Parents of Jonathan Udall killed in Grand Canyon helicopter crash to receive £78m pay out | UK News
The parents of a British tourist, who was among five killed after a helicopter crashed and burst into flames in the Grand Canyon in 2018, are to receive a $100m (£78m) settlement.
Jonathan Udall, 31, suffered burns over 90% of his body and died after spending 12 days in hospital after an Airbus EC130 B4 went down shortly before sunset on 10 February 2018.
His newlywed wife Ellie Udall, 29, brothers Stuart and Jason Hill, 30 and 32, and Stuart’s 27-year-old girlfriend Becky Dobson, also died in the crash.
The group of friends were in Las Vegas to celebrate one of the Hill’s brother’s birthday and the Udall’s marriage.
Mr Udall’s parents claimed in a wrongful death lawsuit that their son, originally from Southampton, could have survived if it was not for the post-crash fire – caused by the helicopter’s fuel tank that they claim was prone to rupturing.
Under the settlement approved by a US judge in Clark County, Nevada on Friday, Philip and Marlene Udall, will receive $24.6m (£19.3m) from the helicopter operator, Papillon Airways, and $75.4m (£59.3m) from its French manufacturer, Airbus Helicopters SAS.
The parents’ lawyer said they planned to use a portion of the money to promote helicopter safety and encourage manufacturers to install safe technology so “no other parents” have to suffer their loss.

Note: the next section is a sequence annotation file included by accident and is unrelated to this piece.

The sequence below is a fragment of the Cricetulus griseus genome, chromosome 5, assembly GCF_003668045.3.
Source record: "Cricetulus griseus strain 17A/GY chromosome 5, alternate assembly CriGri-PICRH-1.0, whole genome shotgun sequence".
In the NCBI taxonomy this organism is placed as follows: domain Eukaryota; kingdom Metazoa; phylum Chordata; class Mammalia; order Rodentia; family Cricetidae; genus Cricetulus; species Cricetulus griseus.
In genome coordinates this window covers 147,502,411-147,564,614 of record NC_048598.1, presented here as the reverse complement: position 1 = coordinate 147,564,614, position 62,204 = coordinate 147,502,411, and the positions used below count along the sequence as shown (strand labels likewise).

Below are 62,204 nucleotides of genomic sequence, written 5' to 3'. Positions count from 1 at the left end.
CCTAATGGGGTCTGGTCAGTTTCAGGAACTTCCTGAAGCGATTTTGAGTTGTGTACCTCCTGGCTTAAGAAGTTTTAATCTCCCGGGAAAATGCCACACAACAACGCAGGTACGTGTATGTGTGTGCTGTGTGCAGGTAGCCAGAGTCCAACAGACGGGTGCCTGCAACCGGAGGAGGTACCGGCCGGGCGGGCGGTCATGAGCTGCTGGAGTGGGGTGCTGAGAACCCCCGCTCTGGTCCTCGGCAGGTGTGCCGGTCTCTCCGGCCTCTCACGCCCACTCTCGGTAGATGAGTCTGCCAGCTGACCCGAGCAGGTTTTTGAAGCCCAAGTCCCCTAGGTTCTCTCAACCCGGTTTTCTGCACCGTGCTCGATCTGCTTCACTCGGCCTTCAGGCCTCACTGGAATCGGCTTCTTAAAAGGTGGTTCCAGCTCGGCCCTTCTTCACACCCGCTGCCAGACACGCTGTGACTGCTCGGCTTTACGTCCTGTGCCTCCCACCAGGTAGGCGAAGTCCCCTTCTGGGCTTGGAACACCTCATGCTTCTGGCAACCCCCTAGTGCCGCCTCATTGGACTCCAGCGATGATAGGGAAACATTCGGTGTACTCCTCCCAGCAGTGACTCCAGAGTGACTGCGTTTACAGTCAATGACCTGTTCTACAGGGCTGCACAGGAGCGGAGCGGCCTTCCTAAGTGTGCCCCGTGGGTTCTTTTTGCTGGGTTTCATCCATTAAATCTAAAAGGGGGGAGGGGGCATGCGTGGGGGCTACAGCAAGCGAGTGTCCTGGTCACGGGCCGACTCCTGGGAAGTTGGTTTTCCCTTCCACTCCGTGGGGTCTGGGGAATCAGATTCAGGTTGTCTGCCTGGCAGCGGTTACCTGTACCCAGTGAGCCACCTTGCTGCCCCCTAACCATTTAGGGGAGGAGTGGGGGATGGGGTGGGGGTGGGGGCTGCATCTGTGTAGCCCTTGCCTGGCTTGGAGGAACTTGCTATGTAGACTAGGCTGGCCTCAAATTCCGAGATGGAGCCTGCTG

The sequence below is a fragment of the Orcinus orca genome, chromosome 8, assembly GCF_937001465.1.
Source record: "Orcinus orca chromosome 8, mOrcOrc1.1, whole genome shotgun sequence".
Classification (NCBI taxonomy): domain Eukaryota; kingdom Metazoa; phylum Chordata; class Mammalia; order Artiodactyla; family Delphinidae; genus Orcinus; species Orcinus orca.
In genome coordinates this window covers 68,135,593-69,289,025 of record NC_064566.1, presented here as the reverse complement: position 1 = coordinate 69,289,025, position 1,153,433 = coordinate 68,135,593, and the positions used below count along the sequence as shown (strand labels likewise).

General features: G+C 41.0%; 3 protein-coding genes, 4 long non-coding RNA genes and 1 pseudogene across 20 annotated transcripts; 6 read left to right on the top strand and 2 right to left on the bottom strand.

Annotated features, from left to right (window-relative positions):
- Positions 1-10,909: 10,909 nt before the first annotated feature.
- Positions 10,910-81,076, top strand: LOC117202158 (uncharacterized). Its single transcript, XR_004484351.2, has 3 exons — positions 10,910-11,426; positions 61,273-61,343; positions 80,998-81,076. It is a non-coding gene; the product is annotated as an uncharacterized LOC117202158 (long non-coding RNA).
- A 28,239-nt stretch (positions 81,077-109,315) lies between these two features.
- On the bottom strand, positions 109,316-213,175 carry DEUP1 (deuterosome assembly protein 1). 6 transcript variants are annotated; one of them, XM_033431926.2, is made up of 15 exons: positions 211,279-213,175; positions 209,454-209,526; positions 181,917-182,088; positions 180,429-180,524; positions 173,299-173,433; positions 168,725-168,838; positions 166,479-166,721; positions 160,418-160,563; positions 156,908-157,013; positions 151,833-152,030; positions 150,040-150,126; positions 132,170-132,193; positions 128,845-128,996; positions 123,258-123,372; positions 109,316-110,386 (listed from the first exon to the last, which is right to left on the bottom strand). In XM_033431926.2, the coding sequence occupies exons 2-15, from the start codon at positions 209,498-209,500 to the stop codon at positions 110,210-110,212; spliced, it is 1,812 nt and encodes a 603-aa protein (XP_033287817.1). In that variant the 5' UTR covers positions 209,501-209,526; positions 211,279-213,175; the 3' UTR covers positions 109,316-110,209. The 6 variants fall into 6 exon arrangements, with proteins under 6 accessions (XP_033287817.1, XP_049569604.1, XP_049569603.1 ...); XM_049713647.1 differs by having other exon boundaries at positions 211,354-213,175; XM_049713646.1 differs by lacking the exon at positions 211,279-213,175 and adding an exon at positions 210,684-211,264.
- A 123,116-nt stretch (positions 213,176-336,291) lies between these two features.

Read more UK news:
Former Post Office boss to hand back her CBE
Taylor Swift tickets easier to get than NHS dentist appointments
World’s first pothole-preventing robot
“The family wanted to shine a spotlight on this public health issue because there are too many helicopters that have this very unsafe, flimsy fuel tank,” lawyer Gary C Robb said.
“When the helicopter makes a hard landing, it opens up and pours fuel onto the passengers, soaks them in the fuel, and then it ignites and they are then covered in flame.
“It is horrific. And it should be corrected immediately.”
A 2021 report by the National Transportation Safety Board report in the US concluded that a probable cause for the helicopter crash was the pilot losing control due to tailwind conditions.
The pilot, Scott Booth, told police that the aircraft had encountered a “violent gust of wind” and began to spin.
He fractured his lower left leg, and passenger Jennifer Barham had a spinal fracture in the crash. They also suffered severe burns but survived.
Since then, both of Mr Booth’s legs have been amputated.